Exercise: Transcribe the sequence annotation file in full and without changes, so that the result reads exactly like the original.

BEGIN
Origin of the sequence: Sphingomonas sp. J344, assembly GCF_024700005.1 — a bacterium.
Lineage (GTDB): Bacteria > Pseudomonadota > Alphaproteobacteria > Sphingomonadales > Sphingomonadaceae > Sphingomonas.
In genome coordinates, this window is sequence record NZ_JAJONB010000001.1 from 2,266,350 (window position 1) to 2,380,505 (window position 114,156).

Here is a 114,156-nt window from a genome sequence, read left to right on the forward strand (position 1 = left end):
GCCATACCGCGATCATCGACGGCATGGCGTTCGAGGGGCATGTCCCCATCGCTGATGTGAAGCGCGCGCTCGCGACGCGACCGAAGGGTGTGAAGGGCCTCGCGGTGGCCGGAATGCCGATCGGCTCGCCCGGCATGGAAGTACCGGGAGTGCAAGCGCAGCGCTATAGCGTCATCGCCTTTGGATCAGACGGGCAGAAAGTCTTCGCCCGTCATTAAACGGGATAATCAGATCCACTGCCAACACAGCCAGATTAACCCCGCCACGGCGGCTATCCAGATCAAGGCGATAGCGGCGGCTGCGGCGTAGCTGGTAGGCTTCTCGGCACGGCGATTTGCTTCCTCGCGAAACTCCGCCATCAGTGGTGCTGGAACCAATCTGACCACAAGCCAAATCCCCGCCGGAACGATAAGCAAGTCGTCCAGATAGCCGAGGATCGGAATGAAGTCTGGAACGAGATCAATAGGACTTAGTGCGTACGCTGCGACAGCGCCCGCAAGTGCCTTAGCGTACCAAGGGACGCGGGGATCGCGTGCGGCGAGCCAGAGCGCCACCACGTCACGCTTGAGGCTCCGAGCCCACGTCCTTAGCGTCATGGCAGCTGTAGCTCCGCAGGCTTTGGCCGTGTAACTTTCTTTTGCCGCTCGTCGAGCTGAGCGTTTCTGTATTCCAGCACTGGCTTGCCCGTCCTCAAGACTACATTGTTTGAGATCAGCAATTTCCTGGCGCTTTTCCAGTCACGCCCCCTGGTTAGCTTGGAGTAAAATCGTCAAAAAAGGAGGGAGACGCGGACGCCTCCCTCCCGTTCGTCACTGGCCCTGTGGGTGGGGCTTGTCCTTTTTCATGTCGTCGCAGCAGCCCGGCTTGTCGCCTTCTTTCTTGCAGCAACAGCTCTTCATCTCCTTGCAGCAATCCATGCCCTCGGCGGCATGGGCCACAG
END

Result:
Origin of the sequence: Sphingomonas sp. J344, assembly GCF_024700005.1 — a bacterium.
Lineage (GTDB): Bacteria > Pseudomonadota > Alphaproteobacteria > Sphingomonadales > Sphingomonadaceae > Sphingomonas.
In genome coordinates, this window is sequence record NZ_JAJONB010000001.1 from 2,266,350 (window position 1) to 2,380,505 (window position 114,156).

Here is a 114,156-nt window from a genome sequence, read left to right on the forward strand (position 1 = left end):
GCCATACCGCGATCATCGACGGCATGGCGTTCGAGGGGCATGTCCCCATCGCTGATGTGAAGCGCGCGCTCGCGACGCGACCGAAGGGTGTGAAGGGCCTCGCGGTGGCCGGAATGCCGATCGGCTCGCCCGGCATGGAAGTACCGGGAGTGCAAGCGCAGCGCTATAGCGTCATCGCCTTTGGATCAGACGGGCAGAAAGTCTTCGCCCGTCATTAAACGGGATAATCAGATCCACTGCCAACACAGCCAGATTAACCCCGCCACGGCGGCTATCCAGATCAAGGCGATAGCGGCGGCTGCGGCGTAGCTGGTAGGCTTCTCGGCACGGCGATTTGCTTCCTCGCGAAACTCCGCCATCAGTGGTGCTGGAACCAATCTGACCACAAGCCAAATCCCCGCCGGAACGATAAGCAAGTCGTCCAGATAGCCGAGGATCGGAATGAAGTCTGGAACGAGATCAATAGGACTTAGTGCGTACGCTGCGACAGCGCCCGCAAGTGCCTTAGCGTACCAAGGGACGCGGGGATCGCGTGCGGCGAGCCAGAGCGCCACCACGTCACGCTTGAGGCTCCGAGCCCACGTCCTTAGCGTCATGGCAGCTGTAGCTCCGCAGGCTTTGGCCGTGTAACTTTCTTTTGCCGCTCGTCGAGCTGAGCGTTTCTGTATTCCAGCACTGGCTTGCCCGTCCTCAAGACTACATTGTTTGAGATCAGCAATTTCCTGGCGCTTTTCCAGTCACGCCCCCTGGTTAGCTTGGAGTAAAATCGTCAAAAAAGGAGGGAGACGCGGACGCCTCCCTCCCGTTCGTCACTGGCCCTGTGGGTGGGGCTTGTCCTTTTTCATGTCGTCGCAGCAGCCCGGCTTGTCGCCTTCTTTCTTGCAGCAACAGCTCTTCATCTCCTTGCAGCAATCCATGCCCTCGGCGGCATGGGCCACAG